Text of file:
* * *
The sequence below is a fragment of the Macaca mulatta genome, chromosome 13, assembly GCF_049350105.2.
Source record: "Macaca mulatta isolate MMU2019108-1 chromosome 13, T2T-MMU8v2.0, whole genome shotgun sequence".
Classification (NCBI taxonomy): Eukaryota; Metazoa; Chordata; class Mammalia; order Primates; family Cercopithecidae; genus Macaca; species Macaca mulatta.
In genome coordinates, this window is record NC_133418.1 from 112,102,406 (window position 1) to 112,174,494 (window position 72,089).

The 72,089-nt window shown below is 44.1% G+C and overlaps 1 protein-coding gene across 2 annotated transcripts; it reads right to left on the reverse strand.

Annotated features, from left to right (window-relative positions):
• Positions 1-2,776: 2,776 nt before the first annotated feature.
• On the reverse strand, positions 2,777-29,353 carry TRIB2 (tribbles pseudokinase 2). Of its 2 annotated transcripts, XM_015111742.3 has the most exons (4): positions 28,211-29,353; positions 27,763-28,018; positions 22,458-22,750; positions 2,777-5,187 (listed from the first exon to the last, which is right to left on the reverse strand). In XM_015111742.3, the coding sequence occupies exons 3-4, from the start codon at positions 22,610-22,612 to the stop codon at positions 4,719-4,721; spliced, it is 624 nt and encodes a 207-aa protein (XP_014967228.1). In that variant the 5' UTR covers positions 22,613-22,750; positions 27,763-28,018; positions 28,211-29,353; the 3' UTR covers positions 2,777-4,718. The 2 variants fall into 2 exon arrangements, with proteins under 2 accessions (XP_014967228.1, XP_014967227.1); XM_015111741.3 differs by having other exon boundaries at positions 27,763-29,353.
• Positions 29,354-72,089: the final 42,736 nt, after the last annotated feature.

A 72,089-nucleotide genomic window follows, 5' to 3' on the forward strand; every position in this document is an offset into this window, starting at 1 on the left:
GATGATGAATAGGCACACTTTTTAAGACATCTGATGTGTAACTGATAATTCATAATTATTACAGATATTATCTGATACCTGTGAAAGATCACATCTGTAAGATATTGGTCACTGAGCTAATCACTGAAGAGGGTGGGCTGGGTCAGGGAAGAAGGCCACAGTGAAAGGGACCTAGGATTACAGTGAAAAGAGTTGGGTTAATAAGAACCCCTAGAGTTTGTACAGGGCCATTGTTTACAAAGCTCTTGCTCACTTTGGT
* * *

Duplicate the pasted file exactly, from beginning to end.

The sequence below is a fragment of the Macaca mulatta genome, chromosome 13, assembly GCF_049350105.2.
Source record: "Macaca mulatta isolate MMU2019108-1 chromosome 13, T2T-MMU8v2.0, whole genome shotgun sequence".
Classification (NCBI taxonomy): Eukaryota; Metazoa; Chordata; class Mammalia; order Primates; family Cercopithecidae; genus Macaca; species Macaca mulatta.
In genome coordinates, this window is record NC_133418.1 from 112,102,406 (window position 1) to 112,174,494 (window position 72,089).

The 72,089-nt window shown below is 44.1% G+C and overlaps 1 protein-coding gene across 2 annotated transcripts; it reads right to left on the reverse strand.

Annotated features, from left to right (window-relative positions):
• Positions 1-2,776: 2,776 nt before the first annotated feature.
• On the reverse strand, positions 2,777-29,353 carry TRIB2 (tribbles pseudokinase 2). Of its 2 annotated transcripts, XM_015111742.3 has the most exons (4): positions 28,211-29,353; positions 27,763-28,018; positions 22,458-22,750; positions 2,777-5,187 (listed from the first exon to the last, which is right to left on the reverse strand). In XM_015111742.3, the coding sequence occupies exons 3-4, from the start codon at positions 22,610-22,612 to the stop codon at positions 4,719-4,721; spliced, it is 624 nt and encodes a 207-aa protein (XP_014967228.1). In that variant the 5' UTR covers positions 22,613-22,750; positions 27,763-28,018; positions 28,211-29,353; the 3' UTR covers positions 2,777-4,718. The 2 variants fall into 2 exon arrangements, with proteins under 2 accessions (XP_014967228.1, XP_014967227.1); XM_015111741.3 differs by having other exon boundaries at positions 27,763-29,353.
• Positions 29,354-72,089: the final 42,736 nt, after the last annotated feature.

A 72,089-nucleotide genomic window follows, 5' to 3' on the forward strand; every position in this document is an offset into this window, starting at 1 on the left:
GATGATGAATAGGCACACTTTTTAAGACATCTGATGTGTAACTGATAATTCATAATTATTACAGATATTATCTGATACCTGTGAAAGATCACATCTGTAAGATATTGGTCACTGAGCTAATCACTGAAGAGGGTGGGCTGGGTCAGGGAAGAAGGCCACAGTGAAAGGGACCTAGGATTACAGTGAAAAGAGTTGGGTTAATAAGAACCCCTAGAGTTTGTACAGGGCCATTGTTTACAAAGCTCTTGCTCACTTTGGT